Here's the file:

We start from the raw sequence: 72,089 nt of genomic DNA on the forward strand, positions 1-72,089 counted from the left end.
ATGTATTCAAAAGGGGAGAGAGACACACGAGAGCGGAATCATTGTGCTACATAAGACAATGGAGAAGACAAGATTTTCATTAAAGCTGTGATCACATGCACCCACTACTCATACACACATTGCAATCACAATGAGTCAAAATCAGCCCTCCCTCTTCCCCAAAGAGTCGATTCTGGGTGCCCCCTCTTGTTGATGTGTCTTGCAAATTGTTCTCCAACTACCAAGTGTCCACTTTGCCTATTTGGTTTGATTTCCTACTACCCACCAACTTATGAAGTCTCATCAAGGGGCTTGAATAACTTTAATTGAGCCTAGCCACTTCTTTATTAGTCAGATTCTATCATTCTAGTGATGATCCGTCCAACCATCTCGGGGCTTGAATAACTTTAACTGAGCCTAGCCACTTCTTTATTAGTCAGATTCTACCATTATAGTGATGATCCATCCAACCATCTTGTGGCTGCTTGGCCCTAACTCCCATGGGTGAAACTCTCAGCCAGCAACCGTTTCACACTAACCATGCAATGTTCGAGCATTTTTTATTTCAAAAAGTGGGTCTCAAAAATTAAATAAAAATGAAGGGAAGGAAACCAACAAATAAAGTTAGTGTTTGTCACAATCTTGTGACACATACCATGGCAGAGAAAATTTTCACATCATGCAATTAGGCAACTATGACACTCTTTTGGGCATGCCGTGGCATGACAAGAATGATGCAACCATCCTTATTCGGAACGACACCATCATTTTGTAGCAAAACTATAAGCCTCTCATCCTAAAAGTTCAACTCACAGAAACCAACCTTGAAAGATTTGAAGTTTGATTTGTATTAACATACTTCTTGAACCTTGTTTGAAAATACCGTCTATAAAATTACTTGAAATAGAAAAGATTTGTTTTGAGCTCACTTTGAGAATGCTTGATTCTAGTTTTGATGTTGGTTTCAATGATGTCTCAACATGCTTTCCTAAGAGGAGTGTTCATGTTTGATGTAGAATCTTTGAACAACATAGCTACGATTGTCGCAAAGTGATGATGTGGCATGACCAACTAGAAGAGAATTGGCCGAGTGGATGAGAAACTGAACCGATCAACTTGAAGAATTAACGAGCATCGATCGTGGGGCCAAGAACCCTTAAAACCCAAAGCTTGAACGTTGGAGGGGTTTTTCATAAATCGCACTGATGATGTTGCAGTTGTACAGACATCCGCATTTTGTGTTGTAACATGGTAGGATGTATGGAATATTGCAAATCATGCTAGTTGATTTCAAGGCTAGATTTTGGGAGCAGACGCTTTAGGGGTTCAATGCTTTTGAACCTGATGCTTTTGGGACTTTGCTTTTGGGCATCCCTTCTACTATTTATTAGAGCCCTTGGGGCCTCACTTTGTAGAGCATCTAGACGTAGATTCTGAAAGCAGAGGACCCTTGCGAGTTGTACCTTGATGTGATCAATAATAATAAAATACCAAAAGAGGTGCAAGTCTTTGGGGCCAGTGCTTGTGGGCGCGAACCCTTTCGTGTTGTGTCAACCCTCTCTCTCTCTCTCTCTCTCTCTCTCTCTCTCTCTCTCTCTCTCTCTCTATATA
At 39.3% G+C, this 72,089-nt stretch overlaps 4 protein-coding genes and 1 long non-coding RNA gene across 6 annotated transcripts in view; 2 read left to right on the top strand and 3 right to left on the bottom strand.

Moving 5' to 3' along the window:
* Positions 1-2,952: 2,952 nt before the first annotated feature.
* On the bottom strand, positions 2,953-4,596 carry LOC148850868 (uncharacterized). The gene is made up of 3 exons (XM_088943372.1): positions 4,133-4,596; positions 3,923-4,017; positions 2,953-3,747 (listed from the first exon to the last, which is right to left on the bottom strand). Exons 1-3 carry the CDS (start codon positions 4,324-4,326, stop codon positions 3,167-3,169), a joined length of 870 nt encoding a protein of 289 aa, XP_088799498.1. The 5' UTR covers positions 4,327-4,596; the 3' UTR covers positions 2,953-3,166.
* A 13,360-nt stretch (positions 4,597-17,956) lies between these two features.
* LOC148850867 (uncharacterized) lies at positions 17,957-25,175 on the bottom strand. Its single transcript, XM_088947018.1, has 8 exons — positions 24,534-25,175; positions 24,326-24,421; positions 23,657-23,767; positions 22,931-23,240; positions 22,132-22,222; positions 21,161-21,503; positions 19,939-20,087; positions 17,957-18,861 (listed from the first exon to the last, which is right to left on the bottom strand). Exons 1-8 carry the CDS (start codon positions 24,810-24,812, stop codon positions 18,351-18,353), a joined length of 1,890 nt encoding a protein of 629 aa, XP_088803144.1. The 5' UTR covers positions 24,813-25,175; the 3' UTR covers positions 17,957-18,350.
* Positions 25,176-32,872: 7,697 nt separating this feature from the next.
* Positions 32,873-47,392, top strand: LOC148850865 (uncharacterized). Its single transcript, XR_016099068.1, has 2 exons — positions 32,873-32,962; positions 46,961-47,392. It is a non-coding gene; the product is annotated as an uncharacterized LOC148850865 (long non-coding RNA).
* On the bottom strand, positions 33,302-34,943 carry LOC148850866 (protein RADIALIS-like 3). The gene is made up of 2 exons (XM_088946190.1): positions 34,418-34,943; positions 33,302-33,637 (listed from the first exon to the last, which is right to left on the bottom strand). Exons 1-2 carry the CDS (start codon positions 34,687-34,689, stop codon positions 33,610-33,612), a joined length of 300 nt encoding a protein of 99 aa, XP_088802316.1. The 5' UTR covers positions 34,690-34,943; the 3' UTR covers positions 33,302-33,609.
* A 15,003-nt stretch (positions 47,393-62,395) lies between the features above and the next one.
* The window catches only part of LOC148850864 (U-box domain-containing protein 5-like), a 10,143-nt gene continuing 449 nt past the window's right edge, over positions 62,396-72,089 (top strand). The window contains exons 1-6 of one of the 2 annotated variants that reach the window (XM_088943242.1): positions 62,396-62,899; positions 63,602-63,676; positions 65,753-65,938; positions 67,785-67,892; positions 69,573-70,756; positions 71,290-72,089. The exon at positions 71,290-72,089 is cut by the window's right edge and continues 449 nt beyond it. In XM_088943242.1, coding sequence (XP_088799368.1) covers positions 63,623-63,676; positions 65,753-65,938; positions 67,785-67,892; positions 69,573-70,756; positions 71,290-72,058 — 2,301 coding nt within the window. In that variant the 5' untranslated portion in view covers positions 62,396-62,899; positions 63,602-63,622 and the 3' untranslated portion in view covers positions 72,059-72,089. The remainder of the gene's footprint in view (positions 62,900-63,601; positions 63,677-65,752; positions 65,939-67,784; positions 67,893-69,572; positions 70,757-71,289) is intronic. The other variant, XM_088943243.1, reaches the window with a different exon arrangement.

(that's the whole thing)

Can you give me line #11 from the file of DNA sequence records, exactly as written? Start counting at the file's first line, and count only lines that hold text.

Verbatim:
* On the bottom strand, positions 33,302-34,943 carry LOC148850866 (protein RADIALIS-like 3). The gene is made up of 2 exons (XM_088946190.1): positions 34,418-34,943; positions 33,302-33,637 (listed from the first exon to the last, which is right to left on the bottom strand). Exons 1-2 carry the CDS (start codon positions 34,687-34,689, stop codon positions 33,610-33,612), a joined length of 300 nt encoding a protein of 99 aa, XP_088802316.1. The 5' UTR covers positions 34,690-34,943; the 3' UTR covers positions 33,302-33,609.